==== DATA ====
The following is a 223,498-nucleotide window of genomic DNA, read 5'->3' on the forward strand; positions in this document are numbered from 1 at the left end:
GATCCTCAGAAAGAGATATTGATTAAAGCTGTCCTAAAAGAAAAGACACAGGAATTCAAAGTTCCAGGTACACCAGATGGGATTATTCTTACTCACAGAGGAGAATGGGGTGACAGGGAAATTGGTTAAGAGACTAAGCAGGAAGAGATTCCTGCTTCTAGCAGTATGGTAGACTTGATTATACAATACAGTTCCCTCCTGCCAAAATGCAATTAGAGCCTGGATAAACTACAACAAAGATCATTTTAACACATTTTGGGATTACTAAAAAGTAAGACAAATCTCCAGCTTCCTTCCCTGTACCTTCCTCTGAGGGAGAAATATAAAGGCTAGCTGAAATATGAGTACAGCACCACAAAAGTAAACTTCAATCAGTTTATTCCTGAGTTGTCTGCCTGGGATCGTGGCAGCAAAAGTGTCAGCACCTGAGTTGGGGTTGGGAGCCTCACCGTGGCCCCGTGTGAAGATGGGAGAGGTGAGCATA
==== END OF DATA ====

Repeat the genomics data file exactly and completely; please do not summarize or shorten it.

The following is a 223,498-nucleotide window of genomic DNA, read 5'->3' on the forward strand; positions in this document are numbered from 1 at the left end:
GATCCTCAGAAAGAGATATTGATTAAAGCTGTCCTAAAAGAAAAGACACAGGAATTCAAAGTTCCAGGTACACCAGATGGGATTATTCTTACTCACAGAGGAGAATGGGGTGACAGGGAAATTGGTTAAGAGACTAAGCAGGAAGAGATTCCTGCTTCTAGCAGTATGGTAGACTTGATTATACAATACAGTTCCCTCCTGCCAAAATGCAATTAGAGCCTGGATAAACTACAACAAAGATCATTTTAACACATTTTGGGATTACTAAAAAGTAAGACAAATCTCCAGCTTCCTTCCCTGTACCTTCCTCTGAGGGAGAAATATAAAGGCTAGCTGAAATATGAGTACAGCACCACAAAAGTAAACTTCAATCAGTTTATTCCTGAGTTGTCTGCCTGGGATCGTGGCAGCAAAAGTGTCAGCACCTGAGTTGGGGTTGGGAGCCTCACCGTGGCCCCGTGTGAAGATGGGAGAGGTGAGCATA